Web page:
Monday, April 30, 2007

Mar Vista flipper in a hurry

This 3/2.75 house was just listed at 12566 Woodbine for $1,299K. But it only closed escrow 3/20/07 for $935K (listed for $999K on 11/3/06). And is down the street from 12600 Woodbine, a 3/1 one-story asking $849K (listed 1/16/07).

Beautiful home going through major renovation (2 story). New kitchen, bathrooms, hardwood floors! All new travertine in kitchen and baths. High end vanities in baths. Master is unbelievable, about 650 sq. ft taking up entire 2nd Floor. Huge master bath with spa tub (w/8 jets!). Huge new walk-in with all built-ins! Although not at beach (less than 2 miles), beautiful sunsets! Wonderful neighborhood, you will love it. Available for lease ($5200). 3 wk. listing or will be rented . Offers due May 4...

The second story can't be new, so they expect a line of buyers eager to pay over $350K just for new interior finishes? What's with the lease threat? Could they get $5,200/month? Would they even break even?

Don't you hate it when they flunk basic geography? The nearest beach is at the end of Rose Ave., 2.9 miles by Google maps, a mile more than "less than 2 miles".

Sunday, April 29, 2007

"Flat sales and falling prices"

The L.A. Times Real Estate cover story this morning says, "'A bit of a hybrid' situation this spring favors sellers in some price ranges and buyers in the middle sector." Which is what we see on the Westside, inventories up from a year ago and rising, with pickier buyers. Good now to see the Times saying it, especially the last quote.

As the spring buying and selling season hits its stride, the local home market looks like two different places, depending on the price range.

It's a buyer's market in the broadest swath of homes, priced from about $550,000 to $10 million. ...

Already, L.A.-area agents are starting to see the ramifications of tighter lending practices. Escrow companies don't report the number of purchases that fall out, or the reasons, but agents who work with low-income buyers believe they are seeing more deals sour.

"Maybe 15% are falling out," said Solorio, who works with many low- or no-down-payment clients.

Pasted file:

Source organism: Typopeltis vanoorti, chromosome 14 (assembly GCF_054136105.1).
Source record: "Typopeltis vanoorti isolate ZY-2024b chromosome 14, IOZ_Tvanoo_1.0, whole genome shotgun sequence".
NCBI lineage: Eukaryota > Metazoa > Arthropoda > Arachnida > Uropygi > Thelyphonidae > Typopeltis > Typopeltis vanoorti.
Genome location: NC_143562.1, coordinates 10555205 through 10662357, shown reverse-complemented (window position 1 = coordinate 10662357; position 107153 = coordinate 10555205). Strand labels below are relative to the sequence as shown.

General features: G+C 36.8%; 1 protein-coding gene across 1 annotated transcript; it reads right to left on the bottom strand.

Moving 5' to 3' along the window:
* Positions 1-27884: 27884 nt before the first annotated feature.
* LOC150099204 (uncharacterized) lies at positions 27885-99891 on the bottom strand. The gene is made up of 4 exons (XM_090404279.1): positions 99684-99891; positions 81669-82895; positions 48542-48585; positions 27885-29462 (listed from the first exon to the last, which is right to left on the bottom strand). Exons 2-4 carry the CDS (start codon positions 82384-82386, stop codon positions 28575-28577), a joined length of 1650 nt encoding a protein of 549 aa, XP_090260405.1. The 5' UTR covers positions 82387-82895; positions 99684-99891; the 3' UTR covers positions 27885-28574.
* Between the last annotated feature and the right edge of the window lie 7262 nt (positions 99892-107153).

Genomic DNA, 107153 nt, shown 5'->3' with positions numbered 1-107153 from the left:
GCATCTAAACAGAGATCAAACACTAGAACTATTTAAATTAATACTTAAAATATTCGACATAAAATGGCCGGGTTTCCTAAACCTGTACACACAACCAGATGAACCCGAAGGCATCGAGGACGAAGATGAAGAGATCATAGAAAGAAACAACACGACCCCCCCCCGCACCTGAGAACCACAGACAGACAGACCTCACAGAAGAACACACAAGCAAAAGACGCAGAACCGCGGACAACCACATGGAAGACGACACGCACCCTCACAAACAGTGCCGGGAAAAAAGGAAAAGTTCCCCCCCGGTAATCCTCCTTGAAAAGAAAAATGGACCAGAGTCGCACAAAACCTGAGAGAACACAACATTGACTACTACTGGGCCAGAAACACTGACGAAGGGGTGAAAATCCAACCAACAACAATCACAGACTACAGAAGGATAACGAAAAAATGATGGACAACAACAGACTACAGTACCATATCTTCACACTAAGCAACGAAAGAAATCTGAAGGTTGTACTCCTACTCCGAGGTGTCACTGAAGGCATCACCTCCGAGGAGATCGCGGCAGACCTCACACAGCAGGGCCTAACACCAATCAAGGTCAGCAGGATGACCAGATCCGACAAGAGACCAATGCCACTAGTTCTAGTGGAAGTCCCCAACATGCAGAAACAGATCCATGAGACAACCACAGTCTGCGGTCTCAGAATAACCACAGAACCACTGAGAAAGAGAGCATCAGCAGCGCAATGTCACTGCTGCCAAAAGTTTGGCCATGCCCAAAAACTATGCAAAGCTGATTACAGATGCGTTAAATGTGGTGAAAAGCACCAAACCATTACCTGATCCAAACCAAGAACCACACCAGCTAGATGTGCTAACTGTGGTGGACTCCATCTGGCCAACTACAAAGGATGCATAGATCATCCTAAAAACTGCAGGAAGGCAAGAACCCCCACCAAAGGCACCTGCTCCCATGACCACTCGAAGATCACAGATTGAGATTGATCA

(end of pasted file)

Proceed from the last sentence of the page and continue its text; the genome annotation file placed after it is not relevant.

"Buyers think they're going to qualify. They have a 'friend' who's going to get them the loan," he said, but then the mortgage doesn't materialize. Others have credit problems, he said, that scuttle the deal. ...

And buyers aren't rushing. Houses, in general, are taking longer to sell. In Los Angeles County, homes stayed on the market an average of 54.6 days in March 2007, up from 36.8 days a year earlier. In March 2004, it was just 20.9 days.

"Buyers think if they wait a little longer, they are going to be able to grab a better price, a lower price," agent Solorio said. ...

There is more to chose from. The California Assn. of Realtors' Unsold Inventory Index in Los Angeles County — a ratio of listings to sales — rose to a 9.6-month supply as of last month from a 5.2-month supply in March 2006, Appleton-Young said. In March 2004, it was at 1.2. ...

Despite the overall uptick in the median price of a home in L.A. County, UCLA economist Ratcliff sees a less rosy picture ahead: "flat sales and falling prices."

Saturday, April 28, 2007

Low-end north-of-Montana

After a drought of low-end north-of-Montana listings there's now a spring flood in March and April:

307 Euclid, 3 bed/2.5 bath, asking $2,195K
433 12th, 3/2, $2,240K
211 20th, 2/1.75, $2,295K;
727 12th, 5/3, $2,295K;
427 17th, 4/2, $2,295K (in escrow)
716 11th, 3/3, $2,295K (in escrow)
515 12th, 2/1, $2,299K
363 21st Place, 4/3.75, $2,398K

If tear-downs like 433 12th ("Property sold for land value. House is in rough condition.") and 515 12th ("NOT IN LIVABLE CONDITION PRESENTLY") are worth this much it would be a big leap. But this feels like the over-reaching I saw the last two years, especially with this many on the market.

The photo above is 450 Lincoln, the second-cheapest north-of-Montana sale last year, 2/2, closed 11/9/06 for $1,605, after multiple reductions from $2,195K to $1,749K, and is still standing. Slightly less was 717 7th, 3/1.75, closed 6/8/06 for $1,540, but 7th is really busy. A 2/2 at 717 Euclid was listed for months at $1,895K, but never sold, showing $1.9M was over lot value. Other low-end sales included:

620 17th, 2/2, 11/7/06, $1,860
434 11th, 3/2, 12/15/06, $2,025
416 17th, 3/2, 10/18/06, $2,042K
454 12th, 4/2.5, 11/21/06, $2,085K (cute corner Storybook with master on 2nd floor)
429 21st Pl, 3/1.75, 9/1/06, $2,095K
411 Lincoln, 3/1.75, 5/23/06, $2,095K
716 11th, 3/3, 9/14/06, $2,112K
703 14th, 3/2, 3/2, 12/4/06, $2,150K (big, nice 1-story, but on busy 14th above Peet's Coffee)

Thursday, April 26, 2007

Leaving California